Mahindra and Mahindra may be largely unknown in the United States as a maker of cars and trucks. If you are a farmer, you know their tractors have been around these parts for some time. The company based in India is one of the largest manufacturers of trucks and SUV’s in that country however. If everything pans out we will be getting a version of their home market pick-ups here soon.
A compact to mid-sized truck, the Mahindra is about the size of a Ford Ranger or Nissan Frontier. The Mahindra however is more of a purpose built work truck than the latter two, featuring a full 7.5′ bed and a staggering 2600+ payload capacity. This is roughly twice what other trucks in its class offer here in the USA, but it is what’s under the hood that will really set the Mahinda apart.
A 2.2 liter common-rail four cylinder turbo diesel will power the Mahinda, backed up by a 6-speed automatic transmission. The engine is said to achieve a minimum of 30 mpg and will feature the latest clean-diesel emissions to make it fully 50-state legal. Global Vehicles, the importer for the new Mahindra trucks says the vehicles will go on sale toward the end of 2009 or early 2010 starting at around $22,000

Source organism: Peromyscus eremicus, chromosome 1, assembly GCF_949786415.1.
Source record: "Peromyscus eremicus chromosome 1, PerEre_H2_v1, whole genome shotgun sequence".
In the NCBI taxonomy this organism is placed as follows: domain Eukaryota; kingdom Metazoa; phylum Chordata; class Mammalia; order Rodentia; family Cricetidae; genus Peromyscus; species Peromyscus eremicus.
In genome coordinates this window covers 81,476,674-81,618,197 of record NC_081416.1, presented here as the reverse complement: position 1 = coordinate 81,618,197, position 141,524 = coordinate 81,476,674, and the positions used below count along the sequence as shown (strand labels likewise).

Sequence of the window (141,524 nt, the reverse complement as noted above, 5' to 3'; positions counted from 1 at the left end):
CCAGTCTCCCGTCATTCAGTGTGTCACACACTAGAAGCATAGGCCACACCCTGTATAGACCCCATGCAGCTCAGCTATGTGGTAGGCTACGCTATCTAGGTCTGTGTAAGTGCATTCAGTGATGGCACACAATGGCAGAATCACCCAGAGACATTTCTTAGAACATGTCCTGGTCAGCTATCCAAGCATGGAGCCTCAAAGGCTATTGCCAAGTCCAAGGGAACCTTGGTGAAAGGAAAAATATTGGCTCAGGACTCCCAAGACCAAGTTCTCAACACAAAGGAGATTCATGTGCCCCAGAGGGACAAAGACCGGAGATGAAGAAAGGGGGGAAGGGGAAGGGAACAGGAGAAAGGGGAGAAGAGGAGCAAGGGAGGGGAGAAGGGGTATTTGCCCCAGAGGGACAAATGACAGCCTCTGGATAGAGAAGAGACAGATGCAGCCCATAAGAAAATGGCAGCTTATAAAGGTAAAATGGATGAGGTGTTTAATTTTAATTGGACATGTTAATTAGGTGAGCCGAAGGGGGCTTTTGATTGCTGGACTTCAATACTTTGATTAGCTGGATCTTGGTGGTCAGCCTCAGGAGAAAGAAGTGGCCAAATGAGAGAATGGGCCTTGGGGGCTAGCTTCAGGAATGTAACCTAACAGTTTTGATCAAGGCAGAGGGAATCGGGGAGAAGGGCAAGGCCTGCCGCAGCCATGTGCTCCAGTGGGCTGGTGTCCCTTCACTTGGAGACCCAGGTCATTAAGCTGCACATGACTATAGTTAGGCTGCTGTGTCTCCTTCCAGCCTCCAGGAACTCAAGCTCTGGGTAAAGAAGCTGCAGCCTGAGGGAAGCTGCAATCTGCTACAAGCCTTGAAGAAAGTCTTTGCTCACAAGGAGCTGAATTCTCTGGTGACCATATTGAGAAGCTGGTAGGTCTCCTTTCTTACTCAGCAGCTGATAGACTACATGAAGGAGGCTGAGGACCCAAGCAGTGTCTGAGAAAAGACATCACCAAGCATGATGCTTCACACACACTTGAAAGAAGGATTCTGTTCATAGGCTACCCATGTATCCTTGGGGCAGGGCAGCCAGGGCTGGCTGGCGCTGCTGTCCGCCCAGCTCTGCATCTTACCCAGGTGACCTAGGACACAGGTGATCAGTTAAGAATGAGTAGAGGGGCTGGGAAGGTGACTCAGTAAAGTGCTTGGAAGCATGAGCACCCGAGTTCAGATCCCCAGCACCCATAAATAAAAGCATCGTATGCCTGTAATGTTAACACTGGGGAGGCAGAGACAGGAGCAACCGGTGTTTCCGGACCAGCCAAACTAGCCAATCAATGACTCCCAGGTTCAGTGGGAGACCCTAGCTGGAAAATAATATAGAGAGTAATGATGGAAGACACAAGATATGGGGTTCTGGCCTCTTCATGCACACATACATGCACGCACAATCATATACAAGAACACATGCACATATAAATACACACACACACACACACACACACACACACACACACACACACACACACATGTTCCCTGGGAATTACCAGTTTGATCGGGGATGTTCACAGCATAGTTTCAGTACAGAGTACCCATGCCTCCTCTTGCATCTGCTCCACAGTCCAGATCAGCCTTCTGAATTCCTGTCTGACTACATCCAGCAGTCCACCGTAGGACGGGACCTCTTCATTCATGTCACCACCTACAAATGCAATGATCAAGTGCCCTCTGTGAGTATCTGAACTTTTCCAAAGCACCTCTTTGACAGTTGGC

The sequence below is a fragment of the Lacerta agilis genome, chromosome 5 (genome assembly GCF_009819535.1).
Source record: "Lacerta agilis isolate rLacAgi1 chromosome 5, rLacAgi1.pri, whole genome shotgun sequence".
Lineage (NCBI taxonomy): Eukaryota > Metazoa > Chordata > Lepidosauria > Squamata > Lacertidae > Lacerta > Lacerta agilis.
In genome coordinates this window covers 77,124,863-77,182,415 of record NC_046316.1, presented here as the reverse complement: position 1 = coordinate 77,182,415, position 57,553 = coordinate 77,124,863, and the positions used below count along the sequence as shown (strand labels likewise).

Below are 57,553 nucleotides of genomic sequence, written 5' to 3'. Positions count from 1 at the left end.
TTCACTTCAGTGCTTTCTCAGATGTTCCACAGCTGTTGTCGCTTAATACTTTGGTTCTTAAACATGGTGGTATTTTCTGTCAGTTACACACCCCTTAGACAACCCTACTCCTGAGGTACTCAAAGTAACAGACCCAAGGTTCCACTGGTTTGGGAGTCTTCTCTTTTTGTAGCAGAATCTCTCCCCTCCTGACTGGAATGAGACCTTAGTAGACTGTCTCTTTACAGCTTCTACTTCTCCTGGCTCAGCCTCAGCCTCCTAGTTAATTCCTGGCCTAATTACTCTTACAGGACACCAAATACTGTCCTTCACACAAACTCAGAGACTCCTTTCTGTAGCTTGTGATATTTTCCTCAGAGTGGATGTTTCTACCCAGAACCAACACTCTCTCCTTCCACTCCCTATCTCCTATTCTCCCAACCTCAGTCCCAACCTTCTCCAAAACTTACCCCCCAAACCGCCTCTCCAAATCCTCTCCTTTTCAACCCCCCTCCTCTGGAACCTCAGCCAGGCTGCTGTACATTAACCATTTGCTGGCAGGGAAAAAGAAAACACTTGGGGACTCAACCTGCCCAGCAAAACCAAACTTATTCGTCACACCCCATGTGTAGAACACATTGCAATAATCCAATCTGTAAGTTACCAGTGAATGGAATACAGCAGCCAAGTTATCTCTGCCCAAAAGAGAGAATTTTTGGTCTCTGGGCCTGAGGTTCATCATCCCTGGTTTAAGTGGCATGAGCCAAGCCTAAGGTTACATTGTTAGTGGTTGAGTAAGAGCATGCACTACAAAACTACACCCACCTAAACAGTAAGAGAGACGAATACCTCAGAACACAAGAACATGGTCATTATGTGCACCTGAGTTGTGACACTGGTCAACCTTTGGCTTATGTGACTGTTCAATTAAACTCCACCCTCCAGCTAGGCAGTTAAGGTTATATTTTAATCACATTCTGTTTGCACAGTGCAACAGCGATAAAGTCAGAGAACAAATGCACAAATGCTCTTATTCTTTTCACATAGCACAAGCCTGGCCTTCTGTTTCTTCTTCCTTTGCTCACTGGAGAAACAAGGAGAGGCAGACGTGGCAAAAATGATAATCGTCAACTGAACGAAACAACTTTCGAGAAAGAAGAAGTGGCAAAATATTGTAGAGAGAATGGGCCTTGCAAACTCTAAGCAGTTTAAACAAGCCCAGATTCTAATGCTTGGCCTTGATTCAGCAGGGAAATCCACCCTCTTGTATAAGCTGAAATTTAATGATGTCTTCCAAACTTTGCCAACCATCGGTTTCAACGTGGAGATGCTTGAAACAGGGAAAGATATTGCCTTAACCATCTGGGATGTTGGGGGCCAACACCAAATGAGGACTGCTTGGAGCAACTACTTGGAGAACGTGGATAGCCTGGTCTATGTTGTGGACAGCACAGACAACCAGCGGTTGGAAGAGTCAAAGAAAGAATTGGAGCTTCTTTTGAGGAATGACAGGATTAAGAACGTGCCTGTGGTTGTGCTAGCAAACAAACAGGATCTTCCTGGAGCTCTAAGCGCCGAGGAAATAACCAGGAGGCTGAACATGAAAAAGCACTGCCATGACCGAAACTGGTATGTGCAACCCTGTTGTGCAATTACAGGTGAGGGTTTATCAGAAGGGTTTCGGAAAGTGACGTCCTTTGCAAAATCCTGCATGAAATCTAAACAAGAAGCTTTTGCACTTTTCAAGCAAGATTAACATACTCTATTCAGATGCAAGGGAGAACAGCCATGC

Both a two-door long-bed and 4-door short bed truck is planned. SUV variants are also said to be in the works for the following years. While the company claims that the quality and engineering of the vehicles is on par with Land Rover, the styling definitely evokes images of third-world villages with chickens running the streets. The company does boast of a 4-year, 60,000 mile bumper to bumper warranty however and Mahindra is no “start-up” company.
For companies looking for a small inexpensive work-horse, the Mahindra will likely be an attractive option however. Like Ford’s new Transit Connect mini-cargo-van hitting the market this summer, there will be nothing else like it. What few compact or mid-sized trucks available in America today have all gone the way of loaded up, styled up, less practical caricatures of what once was basic hauling equipment.
In that light, the Mahindra may have its own little niche all to itself if in fact it comes to America as scheduled.
More information: www.mahindrana.com